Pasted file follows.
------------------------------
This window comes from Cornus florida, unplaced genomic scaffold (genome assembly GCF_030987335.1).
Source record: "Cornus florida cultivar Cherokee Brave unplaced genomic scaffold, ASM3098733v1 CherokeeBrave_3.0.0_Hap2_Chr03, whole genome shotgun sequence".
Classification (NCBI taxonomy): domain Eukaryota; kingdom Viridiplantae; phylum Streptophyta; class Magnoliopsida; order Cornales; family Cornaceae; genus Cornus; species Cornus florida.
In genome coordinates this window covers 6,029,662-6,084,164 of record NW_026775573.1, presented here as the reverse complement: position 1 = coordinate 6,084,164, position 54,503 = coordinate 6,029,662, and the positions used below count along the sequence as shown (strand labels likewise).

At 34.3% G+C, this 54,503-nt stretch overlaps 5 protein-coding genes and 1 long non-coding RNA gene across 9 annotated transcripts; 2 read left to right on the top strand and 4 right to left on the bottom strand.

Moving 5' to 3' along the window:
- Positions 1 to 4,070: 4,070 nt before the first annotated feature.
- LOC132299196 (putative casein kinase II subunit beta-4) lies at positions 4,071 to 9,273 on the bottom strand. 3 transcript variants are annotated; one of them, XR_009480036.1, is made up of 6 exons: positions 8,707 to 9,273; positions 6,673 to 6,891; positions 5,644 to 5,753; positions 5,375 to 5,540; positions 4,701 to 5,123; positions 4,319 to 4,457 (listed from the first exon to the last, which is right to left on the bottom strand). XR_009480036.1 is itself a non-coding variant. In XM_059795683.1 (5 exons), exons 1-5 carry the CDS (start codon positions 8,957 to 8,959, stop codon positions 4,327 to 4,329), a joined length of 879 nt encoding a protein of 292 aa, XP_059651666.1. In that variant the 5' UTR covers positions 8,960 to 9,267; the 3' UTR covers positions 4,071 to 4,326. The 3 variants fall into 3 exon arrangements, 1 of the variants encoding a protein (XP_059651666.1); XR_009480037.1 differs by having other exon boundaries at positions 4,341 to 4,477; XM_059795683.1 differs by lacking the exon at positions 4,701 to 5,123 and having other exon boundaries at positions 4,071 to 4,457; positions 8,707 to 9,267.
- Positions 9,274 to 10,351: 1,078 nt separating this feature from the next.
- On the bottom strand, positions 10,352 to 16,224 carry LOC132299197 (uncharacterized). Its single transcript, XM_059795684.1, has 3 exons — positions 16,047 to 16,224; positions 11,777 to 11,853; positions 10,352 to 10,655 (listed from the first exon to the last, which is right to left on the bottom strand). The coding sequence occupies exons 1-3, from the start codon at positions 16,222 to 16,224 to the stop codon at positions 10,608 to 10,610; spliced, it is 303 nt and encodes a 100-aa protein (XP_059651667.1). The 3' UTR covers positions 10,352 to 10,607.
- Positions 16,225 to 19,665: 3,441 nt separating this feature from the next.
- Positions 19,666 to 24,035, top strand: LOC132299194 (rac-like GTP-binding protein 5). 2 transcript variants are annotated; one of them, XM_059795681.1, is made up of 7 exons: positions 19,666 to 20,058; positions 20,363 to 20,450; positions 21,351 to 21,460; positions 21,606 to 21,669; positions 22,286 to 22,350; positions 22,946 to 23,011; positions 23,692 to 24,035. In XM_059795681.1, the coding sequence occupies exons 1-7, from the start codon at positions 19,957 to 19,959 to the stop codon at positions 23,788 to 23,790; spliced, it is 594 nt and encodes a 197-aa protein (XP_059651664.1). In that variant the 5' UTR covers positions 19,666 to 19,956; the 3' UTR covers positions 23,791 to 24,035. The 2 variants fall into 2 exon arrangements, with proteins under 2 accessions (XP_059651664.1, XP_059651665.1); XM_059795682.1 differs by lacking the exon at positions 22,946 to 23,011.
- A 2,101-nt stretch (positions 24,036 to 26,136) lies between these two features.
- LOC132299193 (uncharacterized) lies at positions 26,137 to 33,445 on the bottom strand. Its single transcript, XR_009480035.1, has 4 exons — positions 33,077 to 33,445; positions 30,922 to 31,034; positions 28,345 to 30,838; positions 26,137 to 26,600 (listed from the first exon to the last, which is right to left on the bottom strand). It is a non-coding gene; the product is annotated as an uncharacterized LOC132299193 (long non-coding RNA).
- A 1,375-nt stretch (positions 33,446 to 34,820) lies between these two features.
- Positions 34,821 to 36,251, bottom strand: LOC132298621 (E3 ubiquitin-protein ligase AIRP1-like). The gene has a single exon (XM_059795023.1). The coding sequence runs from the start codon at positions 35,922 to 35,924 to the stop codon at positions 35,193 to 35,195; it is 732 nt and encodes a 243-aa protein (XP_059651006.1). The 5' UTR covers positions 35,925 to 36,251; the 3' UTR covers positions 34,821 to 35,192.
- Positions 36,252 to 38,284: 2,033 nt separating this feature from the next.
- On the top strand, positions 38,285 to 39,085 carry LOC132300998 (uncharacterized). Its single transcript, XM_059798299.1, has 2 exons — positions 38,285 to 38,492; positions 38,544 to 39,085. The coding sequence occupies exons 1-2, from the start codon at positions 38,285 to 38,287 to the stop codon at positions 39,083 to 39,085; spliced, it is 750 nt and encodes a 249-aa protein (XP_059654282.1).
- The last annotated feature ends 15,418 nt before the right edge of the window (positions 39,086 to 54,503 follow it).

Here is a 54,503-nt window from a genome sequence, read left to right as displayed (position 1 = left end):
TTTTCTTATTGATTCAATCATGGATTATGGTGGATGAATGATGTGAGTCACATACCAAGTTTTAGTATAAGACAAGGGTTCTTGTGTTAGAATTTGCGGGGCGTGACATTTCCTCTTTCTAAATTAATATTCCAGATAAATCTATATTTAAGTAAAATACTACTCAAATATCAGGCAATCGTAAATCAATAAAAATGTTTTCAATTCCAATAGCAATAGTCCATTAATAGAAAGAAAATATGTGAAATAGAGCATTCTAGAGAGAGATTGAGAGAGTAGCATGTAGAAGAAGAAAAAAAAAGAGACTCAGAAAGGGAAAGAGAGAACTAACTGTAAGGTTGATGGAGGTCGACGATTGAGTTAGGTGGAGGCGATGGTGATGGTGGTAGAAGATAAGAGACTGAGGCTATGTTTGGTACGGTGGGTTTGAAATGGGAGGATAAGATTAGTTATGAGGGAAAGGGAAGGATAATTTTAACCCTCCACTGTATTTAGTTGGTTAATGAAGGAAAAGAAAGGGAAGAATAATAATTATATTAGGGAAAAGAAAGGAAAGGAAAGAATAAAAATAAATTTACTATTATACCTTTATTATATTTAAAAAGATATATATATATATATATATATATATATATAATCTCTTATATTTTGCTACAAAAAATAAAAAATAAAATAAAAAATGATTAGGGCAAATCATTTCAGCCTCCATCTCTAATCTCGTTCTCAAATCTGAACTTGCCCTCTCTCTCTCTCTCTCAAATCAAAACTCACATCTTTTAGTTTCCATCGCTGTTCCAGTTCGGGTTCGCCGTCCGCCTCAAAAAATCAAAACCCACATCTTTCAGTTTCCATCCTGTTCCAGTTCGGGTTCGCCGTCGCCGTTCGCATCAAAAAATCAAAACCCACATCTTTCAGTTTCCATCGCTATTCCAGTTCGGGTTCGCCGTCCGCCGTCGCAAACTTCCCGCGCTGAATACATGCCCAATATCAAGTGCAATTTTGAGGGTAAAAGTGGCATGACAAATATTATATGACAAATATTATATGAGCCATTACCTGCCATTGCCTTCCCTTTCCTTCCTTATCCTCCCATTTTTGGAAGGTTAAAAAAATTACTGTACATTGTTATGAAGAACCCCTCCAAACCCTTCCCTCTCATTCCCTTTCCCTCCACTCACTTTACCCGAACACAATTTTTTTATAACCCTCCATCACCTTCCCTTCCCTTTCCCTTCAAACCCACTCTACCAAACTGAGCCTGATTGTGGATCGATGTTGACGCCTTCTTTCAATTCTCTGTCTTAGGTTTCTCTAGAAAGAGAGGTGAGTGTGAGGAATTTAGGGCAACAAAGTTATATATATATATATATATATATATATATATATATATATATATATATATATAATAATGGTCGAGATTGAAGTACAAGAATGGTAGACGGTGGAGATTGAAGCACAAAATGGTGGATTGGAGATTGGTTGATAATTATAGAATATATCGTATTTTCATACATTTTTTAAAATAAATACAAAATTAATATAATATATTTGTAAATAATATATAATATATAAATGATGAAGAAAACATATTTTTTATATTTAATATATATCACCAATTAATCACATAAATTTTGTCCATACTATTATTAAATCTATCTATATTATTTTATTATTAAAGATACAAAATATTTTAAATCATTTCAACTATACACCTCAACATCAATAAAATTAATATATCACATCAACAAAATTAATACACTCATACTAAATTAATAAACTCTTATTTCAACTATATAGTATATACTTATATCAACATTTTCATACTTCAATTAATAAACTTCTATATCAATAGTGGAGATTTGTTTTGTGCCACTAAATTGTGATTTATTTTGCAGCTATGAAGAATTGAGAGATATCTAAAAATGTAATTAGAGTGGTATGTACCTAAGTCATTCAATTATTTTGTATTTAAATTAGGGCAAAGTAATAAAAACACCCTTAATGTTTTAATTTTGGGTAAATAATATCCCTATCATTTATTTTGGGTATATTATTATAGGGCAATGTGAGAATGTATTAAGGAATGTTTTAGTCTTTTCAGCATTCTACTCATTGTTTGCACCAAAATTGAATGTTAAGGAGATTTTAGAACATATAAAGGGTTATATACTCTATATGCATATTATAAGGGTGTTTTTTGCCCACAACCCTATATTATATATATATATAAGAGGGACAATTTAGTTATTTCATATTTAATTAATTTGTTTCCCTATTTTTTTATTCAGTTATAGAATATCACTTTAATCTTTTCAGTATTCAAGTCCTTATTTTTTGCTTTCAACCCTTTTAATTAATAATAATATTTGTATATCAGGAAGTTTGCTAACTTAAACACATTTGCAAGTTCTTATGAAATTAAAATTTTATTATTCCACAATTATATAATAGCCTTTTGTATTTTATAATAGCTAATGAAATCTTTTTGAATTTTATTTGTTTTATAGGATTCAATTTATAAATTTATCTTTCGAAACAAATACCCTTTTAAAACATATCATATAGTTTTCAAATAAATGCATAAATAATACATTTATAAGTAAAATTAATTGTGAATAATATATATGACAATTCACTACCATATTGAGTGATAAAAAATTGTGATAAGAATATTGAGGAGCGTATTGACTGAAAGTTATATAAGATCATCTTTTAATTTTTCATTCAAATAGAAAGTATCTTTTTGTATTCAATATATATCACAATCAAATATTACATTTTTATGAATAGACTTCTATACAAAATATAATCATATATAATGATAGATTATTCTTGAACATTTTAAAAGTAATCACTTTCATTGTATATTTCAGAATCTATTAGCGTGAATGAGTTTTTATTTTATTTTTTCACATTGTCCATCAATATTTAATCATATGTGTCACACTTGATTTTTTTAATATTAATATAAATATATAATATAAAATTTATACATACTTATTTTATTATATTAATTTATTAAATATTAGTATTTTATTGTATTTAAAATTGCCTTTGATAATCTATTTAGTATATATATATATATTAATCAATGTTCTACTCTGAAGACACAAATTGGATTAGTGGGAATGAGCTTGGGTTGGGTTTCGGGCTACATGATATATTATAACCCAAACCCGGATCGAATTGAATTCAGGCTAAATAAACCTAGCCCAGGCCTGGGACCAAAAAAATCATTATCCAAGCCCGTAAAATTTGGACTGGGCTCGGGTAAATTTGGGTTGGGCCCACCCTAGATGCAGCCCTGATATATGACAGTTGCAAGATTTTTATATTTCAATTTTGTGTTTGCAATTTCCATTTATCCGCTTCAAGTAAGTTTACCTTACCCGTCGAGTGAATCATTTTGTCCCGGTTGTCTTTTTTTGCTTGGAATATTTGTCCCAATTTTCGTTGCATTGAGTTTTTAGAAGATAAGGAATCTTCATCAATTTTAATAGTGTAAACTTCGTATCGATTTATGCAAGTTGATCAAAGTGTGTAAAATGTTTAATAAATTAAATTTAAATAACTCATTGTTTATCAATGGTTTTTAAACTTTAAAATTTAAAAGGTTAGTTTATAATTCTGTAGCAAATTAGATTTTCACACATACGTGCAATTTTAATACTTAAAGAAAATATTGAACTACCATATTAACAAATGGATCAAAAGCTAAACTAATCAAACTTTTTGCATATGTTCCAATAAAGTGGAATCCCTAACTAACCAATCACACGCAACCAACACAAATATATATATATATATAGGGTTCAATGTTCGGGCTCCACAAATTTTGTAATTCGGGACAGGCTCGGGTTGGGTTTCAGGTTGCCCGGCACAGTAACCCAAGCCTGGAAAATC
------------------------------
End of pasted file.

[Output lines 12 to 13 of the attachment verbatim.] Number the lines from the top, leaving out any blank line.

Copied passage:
- Positions 19,666 to 24,035, top strand: LOC132299194 (rac-like GTP-binding protein 5). 2 transcript variants are annotated; one of them, XM_059795681.1, is made up of 7 exons: positions 19,666 to 20,058; positions 20,363 to 20,450; positions 21,351 to 21,460; positions 21,606 to 21,669; positions 22,286 to 22,350; positions 22,946 to 23,011; positions 23,692 to 24,035. In XM_059795681.1, the coding sequence occupies exons 1-7, from the start codon at positions 19,957 to 19,959 to the stop codon at positions 23,788 to 23,790; spliced, it is 594 nt and encodes a 197-aa protein (XP_059651664.1). In that variant the 5' UTR covers positions 19,666 to 19,956; the 3' UTR covers positions 23,791 to 24,035. The 2 variants fall into 2 exon arrangements, with proteins under 2 accessions (XP_059651664.1, XP_059651665.1); XM_059795682.1 differs by lacking the exon at positions 22,946 to 23,011.
- A 2,101-nt stretch (positions 24,036 to 26,136) lies between these two features.